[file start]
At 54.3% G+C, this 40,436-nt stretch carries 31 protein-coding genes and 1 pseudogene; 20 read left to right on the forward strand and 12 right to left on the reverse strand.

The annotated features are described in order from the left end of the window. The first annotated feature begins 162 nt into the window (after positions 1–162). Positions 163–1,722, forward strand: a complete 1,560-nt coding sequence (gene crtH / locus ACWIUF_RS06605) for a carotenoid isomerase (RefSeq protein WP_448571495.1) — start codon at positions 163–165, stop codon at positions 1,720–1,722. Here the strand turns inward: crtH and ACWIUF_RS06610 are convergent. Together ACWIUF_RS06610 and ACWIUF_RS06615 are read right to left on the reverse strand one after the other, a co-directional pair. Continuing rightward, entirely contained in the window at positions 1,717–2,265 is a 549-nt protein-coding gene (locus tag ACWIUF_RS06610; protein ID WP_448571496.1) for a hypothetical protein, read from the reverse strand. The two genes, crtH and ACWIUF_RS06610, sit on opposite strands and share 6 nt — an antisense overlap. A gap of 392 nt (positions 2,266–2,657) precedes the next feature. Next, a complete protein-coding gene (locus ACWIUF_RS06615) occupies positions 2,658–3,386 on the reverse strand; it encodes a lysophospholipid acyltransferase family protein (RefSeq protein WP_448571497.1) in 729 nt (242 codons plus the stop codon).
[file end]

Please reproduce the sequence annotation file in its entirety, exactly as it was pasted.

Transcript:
At 54.3% G+C, this 40,436-nt stretch carries 31 protein-coding genes and 1 pseudogene; 20 read left to right on the forward strand and 12 right to left on the reverse strand.

The annotated features are described in order from the left end of the window. The first annotated feature begins 162 nt into the window (after positions 1–162). Positions 163–1,722, forward strand: a complete 1,560-nt coding sequence (gene crtH / locus ACWIUF_RS06605) for a carotenoid isomerase (RefSeq protein WP_448571495.1) — start codon at positions 163–165, stop codon at positions 1,720–1,722. Here the strand turns inward: crtH and ACWIUF_RS06610 are convergent. Together ACWIUF_RS06610 and ACWIUF_RS06615 are read right to left on the reverse strand one after the other, a co-directional pair. Continuing rightward, entirely contained in the window at positions 1,717–2,265 is a 549-nt protein-coding gene (locus tag ACWIUF_RS06610; protein ID WP_448571496.1) for a hypothetical protein, read from the reverse strand. The two genes, crtH and ACWIUF_RS06610, sit on opposite strands and share 6 nt — an antisense overlap. A gap of 392 nt (positions 2,266–2,657) precedes the next feature. Next, a complete protein-coding gene (locus ACWIUF_RS06615) occupies positions 2,658–3,386 on the reverse strand; it encodes a lysophospholipid acyltransferase family protein (RefSeq protein WP_448571497.1) in 729 nt (242 codons plus the stop codon).